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Dog with Sudden Swollen Eyelids with Tiny Ulcer-like Excoriations & Elevated Blood Neutrophils

by Jean D.
(Bend, Oregon)

Before treatment -Rt

Before treatment -Rt

Before treatment -Rt
Before treatment - Lt

My dog suddenly developed swollen eyelids with tiny ulcer-like excoriations on the inner lids. No environmental cause or food, etc.

Our vet prescribed oral and topical antibiotics plus 10 - days of oral prednisone 2.5 mg x2 daily now being tapered to 2.5 daily to stop in a few days and the eyes have 99.9% reverted to normal looking. There seem to be no other areas or systems involved with this abrupt eye condition and she does not know what it is, possibly an allergic auto-immune type of disorder.

I had lab standard work done: Liver, kidneys, blood sugar, thyroid okay.

What I am worried about is the NEUTROPHIL count which is
14,620 when normal parameters given are 2940 - 12670.

Rest of blood components were WBC : 17.2 (Normal 4.9-17.6)
RBC 8.65 (5.39-8.7) Lymphocyte 2236 (1060-4950)
Monocyte 344 (130-1150)

Eosinophil 0 (70-1490) This was only other abnormal reading.

Thus, the neutrophils are 85% of the total white blood cell count when a max of 60% is normal.

In reading online, I've seen the elevated neutrophils can be an indicator of lupus and I don't want something insidious like that going undiagnosed.

What do you think could cause the neutrophils to be so imbalanced with the rest of the blood and should I be worried?

How is lupus definitively diagnosed in a dog?

Joey is a 3 year-old male, 15 lb., neutered, dachshund/chihuahua. He is a sweet, active, happy, young dog and I want him to have a good, long life. Thank you so much for any advice.

Sincerely, Jean and Joey the dog.

Comments for Dog with Sudden Swollen Eyelids with Tiny Ulcer-like Excoriations & Elevated Blood Neutrophils

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Jul 19, 2014
My Online Vet Response for: Dog with Sudden Swollen Eyelids with Tiny Ulcer-like Excoriations & Elevated Blood Neutrophils
by: Dr. Carol Jean Tillman

July 19, 2014

Hi Jean,

Unfortunately, you submitted the same photo twice.

And it is slightly out of focus, so it is difficult to see much detail.

From your history that Joey developed this so suddenly, and he responded 99% to normal after "oral and topical antibiotics plus 10 - days of oral prednisone 2.5 mg x2 daily now being tapered to 2.5 daily to stop in a few days" I am suspicious that your veterinarian is correct that he had an allergic reaction to something or has an immune system disorder.

If the blood sample was taken BEFORE the cortisone, then I suspect the slight increase in neutrophils is due to the inflammation of his eyelids. Neutrophils are an indication of inflammation and/or bacterial infection.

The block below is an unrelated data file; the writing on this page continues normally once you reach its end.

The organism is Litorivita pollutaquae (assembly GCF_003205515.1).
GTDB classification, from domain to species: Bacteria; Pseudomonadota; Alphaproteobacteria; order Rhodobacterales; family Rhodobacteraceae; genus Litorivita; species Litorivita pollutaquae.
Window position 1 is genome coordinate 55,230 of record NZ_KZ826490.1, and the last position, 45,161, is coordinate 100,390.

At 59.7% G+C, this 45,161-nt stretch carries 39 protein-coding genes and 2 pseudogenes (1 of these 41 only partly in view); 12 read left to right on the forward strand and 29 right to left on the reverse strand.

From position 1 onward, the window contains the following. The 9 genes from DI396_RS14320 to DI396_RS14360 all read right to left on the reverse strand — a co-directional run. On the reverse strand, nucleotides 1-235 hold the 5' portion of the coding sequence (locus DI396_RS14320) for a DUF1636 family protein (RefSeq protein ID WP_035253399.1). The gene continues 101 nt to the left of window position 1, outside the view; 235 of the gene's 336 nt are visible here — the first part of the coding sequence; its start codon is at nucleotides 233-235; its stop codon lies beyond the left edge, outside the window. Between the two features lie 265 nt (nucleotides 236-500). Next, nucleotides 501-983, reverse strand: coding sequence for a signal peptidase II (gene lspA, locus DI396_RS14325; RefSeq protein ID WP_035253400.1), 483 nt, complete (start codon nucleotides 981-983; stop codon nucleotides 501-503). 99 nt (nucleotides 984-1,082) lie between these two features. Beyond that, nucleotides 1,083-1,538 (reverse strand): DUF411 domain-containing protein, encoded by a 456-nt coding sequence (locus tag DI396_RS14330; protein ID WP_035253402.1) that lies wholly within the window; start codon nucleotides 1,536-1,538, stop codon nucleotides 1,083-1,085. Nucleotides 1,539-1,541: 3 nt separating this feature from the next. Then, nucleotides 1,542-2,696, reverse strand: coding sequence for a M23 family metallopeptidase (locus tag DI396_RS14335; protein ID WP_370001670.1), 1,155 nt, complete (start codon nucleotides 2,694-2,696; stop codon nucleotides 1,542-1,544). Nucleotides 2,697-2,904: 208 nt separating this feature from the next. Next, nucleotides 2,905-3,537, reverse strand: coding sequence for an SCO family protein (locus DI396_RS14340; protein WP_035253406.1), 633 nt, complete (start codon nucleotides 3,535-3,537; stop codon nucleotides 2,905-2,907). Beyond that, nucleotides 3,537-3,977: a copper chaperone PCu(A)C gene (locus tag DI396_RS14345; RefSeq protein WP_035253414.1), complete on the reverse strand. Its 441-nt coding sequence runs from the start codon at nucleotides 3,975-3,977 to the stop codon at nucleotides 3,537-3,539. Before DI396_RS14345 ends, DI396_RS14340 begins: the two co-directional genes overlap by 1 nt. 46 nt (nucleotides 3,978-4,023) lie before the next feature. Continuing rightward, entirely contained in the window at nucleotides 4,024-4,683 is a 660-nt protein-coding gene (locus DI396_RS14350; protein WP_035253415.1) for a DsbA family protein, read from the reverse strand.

When the neutrophils are increased and the lymphocytes are decreased, or slightly low normal, and the eosinophils are decreased, then I suspect there is some stress occurring. Stress will cause cortisone to be released from the adrenal glands, or cortisone medication, will cause this to occur.

I suggest taking another CBC, to measure the White blood cells and neutrophils, once Joey has been off of the prednisone for 2-3 weeks. If the neutrophil count is continuing to increase, then I would be more concerned.

In the meantime, DO NOT give him any more vaccinations. EVER! Vaccines are a MAJOR cause of immune system problems. Seek the help of a holistic veterinarian to write an exemption form for Joey.

Click here to find a holistic veterinarian in your area. Another resource for vets knowledgeable in homeopathy is

Next, make sure you are feeding him the healthiest diet. NO DRY Dog Food! See our page on 10 Best Dog Food Options, and consider a RAW diet for Joey.

Avoid toxic flea and tick products, and try EVOLV from

He may need some immune support, if the above steps are not helping. You may need to try one of these, 1. Missing Link Canine Formula
2. Immuplex from Standard Process
3. OrthoMolecular Specialties, Mega C Powder

Also, he may need a homeopathic remedy. But only if the symptoms recur after he finishes the prednisone.

Please keep us posted by coming back to this page and clicking the 'click here to add your own comments' link below.

Take care,
Dr. Carol Jean Tillman

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DISCLAIMER: The above should never replace the advice of your local veterinarian, as they have the ability to evaluate your dog in person.

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